Simulation technology propels education at UB School of Nursing

Published January 17, 2024

At the UB School of Nursing, simulation technology is changing the way students are being prepared to face real-world scenarios in the field of nursing.  

Kelly Foltz-Ramos, PhD, Director of Simulation and Assistant Professor at the University of Buffalo School of Nursing, always had an eye for technology.

Foltz-Ramos’ first introduction into simulation technology was through her first day on the job as a nurse educator in the clinical setting.

“My new employer told me that they had purchased two patient simulators,” Foltz-Ramos added. “So, my directive was to take them out of the boxes, learn how to use them, and start a simulation program. And so, I did.”

Foltz-Ramos joined UB in 2012 as the Clinical Laboratory Coordinator and Assistant Professor. She became the Director of Simulation and an Assistant Professor for the UB School of Nursing in 2018.  

High fidelity hybrid simulation



Sarah Zamer - IT Communications Specialist.

Sarah Zamer joined UB in January 2023 as an IT Communications Specialist for UBIT, focusing on video production. Prior to UB, she spent over a decade in the television news industry as a Director/Producer.

 A Buffalo native, Sarah enjoys spending time in Western New York with her family and friends. She also enjoys traveling, bowling, and the occasional round of golf.



The UB School of Nursing’s goal with simulation is to be as high fidelity as possible. 

“When we talk about fidelity in the context of health care simulation, we are really talking about how true to life it is,” Foltz-Ramos said. 

For many of their scenarios, the UB School of Nursing incorporates hybrid simulation, which is a mix of using real actors and wearable technology. One of those forms of wearable technology is a Simshirt. 

“When we use the Simshirt, we can make a healthy actor have any heart, lung, or bowel sounds that will portray the condition that we have in the scenario,” Foltz-Ramos said. “It has built in electronics that we control through software.”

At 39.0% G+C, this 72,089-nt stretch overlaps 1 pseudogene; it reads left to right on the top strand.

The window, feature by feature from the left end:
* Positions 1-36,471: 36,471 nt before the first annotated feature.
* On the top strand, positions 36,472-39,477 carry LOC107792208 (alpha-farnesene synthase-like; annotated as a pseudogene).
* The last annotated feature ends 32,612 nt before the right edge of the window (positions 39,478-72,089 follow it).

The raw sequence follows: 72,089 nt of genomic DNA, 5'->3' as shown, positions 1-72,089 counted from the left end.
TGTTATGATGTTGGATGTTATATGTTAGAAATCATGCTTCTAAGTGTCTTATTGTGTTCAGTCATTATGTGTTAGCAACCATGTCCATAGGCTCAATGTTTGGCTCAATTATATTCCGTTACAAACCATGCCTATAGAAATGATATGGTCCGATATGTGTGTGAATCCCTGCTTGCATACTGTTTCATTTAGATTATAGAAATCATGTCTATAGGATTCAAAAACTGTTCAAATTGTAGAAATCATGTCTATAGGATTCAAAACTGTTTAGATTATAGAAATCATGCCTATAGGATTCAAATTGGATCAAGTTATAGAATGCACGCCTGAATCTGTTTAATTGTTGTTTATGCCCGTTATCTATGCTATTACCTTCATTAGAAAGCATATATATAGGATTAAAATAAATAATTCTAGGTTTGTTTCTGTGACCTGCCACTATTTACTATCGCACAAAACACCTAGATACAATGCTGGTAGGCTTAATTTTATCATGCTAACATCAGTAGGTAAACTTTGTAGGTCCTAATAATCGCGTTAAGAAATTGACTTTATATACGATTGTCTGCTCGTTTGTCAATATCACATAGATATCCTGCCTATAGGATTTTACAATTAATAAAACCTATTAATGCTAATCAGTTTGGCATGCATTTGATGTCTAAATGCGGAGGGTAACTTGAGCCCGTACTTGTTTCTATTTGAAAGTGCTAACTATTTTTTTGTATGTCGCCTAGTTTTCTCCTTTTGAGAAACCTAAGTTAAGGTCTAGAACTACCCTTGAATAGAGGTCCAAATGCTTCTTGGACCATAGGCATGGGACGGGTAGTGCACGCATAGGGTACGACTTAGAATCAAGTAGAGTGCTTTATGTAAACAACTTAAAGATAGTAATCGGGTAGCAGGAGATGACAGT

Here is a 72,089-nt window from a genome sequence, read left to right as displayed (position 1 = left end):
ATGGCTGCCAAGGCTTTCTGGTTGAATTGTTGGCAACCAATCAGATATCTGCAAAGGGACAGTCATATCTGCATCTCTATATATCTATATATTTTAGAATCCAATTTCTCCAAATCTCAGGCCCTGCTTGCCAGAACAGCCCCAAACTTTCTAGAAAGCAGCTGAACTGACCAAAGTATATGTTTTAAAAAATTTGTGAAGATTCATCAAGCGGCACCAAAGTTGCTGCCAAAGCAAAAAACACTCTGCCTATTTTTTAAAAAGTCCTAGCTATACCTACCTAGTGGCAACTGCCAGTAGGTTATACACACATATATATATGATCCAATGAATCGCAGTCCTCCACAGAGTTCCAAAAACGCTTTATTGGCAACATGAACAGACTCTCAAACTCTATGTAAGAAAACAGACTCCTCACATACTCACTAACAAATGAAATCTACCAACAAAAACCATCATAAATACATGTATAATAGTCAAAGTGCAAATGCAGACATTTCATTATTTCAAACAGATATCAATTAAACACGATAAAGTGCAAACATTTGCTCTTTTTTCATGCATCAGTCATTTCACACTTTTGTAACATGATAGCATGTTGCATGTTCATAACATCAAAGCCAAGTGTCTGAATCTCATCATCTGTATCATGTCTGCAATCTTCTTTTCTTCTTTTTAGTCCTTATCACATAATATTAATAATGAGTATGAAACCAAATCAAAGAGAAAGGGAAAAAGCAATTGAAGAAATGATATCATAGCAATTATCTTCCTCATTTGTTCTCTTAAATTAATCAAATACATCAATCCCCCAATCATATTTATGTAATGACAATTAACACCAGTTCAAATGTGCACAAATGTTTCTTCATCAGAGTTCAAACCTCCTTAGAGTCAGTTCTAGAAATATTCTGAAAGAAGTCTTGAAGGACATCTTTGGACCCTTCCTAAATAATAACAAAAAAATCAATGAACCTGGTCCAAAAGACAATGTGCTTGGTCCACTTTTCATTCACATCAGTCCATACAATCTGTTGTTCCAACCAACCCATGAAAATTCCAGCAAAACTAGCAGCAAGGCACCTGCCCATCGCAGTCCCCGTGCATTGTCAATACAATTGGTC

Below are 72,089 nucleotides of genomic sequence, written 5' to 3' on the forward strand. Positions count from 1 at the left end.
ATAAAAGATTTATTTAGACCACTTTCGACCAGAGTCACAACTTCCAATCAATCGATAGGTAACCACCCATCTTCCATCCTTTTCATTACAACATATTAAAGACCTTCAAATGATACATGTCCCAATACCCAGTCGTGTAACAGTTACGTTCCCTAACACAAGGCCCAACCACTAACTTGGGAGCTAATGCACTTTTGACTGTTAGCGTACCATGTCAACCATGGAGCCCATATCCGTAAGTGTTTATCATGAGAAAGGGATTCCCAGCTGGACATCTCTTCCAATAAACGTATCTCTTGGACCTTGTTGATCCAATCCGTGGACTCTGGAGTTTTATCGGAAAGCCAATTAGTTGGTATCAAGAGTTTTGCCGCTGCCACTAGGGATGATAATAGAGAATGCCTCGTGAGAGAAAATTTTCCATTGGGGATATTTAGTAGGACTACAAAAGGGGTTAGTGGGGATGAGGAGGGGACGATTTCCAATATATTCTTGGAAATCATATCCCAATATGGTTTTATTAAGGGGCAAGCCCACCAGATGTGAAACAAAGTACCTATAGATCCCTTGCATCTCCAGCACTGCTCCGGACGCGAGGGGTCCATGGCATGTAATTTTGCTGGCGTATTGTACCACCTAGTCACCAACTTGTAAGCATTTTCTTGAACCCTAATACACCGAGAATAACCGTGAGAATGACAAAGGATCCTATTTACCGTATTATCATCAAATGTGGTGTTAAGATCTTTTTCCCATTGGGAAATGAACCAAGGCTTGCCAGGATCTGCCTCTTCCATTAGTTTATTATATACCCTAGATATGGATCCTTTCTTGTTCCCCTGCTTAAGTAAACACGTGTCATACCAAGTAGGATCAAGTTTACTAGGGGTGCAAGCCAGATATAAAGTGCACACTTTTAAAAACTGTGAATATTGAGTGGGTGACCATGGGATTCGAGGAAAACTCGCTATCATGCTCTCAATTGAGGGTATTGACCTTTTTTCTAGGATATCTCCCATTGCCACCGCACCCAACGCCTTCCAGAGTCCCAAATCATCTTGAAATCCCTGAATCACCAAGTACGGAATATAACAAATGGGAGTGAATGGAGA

Another form of hybrid technology offered at the UB School of Nursing is the MamaNatalie birthing simulator which creates realistic birthing scenarios for students. 

According to Jessica Pham, a UB Nursing student, “Compared to a mannequin, it was just different because you had to think differently in terms of how to maneuver and what you’re going to be expecting.” “So, it just prepared me for what to expect in real life." 

Patient simulator technology

There are scenarios for nursing students where the UB School of Nursing will use patient simulator manikins, specifically for scenarios involving children, CPR, or chest compressions, and even death. 

“This is such a key part of the curriculum, because it’s not likely that they’re going to see a patient death in their clinical experience,” added Foltz-Ramos. “This gives them the opportunity to start developing healthy coping skills so they can be prepared when they experience death in the clinical setting.” 

Control room software for real-world scenarios

Graduate assistants in the DNP program running control room software at the UB School of Nursing.

Whether it’s hybrid or patient simulator technology, the UB School of Nursing employs various software platforms to change vital signs, heart or lung sounds, and patient behavior. They also use educational electronic health records to make real time changes to medical records if there are new orders given during health care scenarios for students. 

“We incorporate various software platforms, and they are run by our graduate assistants who are all practicing registered nurses in our DNP program,” Foltz-Ramos said. 

The UB School of Nursing also runs an audio-visual system so that they can stream and record scenarios. This allows students to observe patient scenarios and debrief afterwards. 

Virtual reality in nursing simulation

A nursing student demonstrates VR technology at the UB School of Nursing.

The next step in simulation technology at the UB School of Nursing involves virtual reality headsets to create realistic environments for students. 

“We recently received funding from HRSA to start the REACHvr Program, which is going to teach our students about health care in rural and underserved areas,” added Foltz-Ramos. “It makes sense. We are an urban campus in an urban setting. In virtual reality, we can create a rural clinic for the students.” 

“It’s so amazing how they designed it that I feel like when we are doing it as a virtual simulation, it’s going to be exactly like what you are going to be doing in real life,” Pham said. 

Advancing simulation technology to make a difference

With simulation technology, the UB School of Nursing is striving to make a difference in the nursing field. 

“Recently New York State passed legislation to allow simulation to be used for up to 30% of clinical time for our nursing students,” added Foltz-Ramos. “We’re really trying to increase simulation to increase enrollment and put more nurses out into the workforce.” 

As to what’s next for the future of simulation technology in nursing? Foltz-Ramos believes it will come from artificial intelligence. 

“I think a big thing in the future is going to be artificial intelligence, because right now we use virtual reality, but we still need critical input from the instructor in how the patient responds,” said Foltz-Ramos. Improving artificial intelligence will allow that to happen automatically and it will really make it a much better experience for the students.”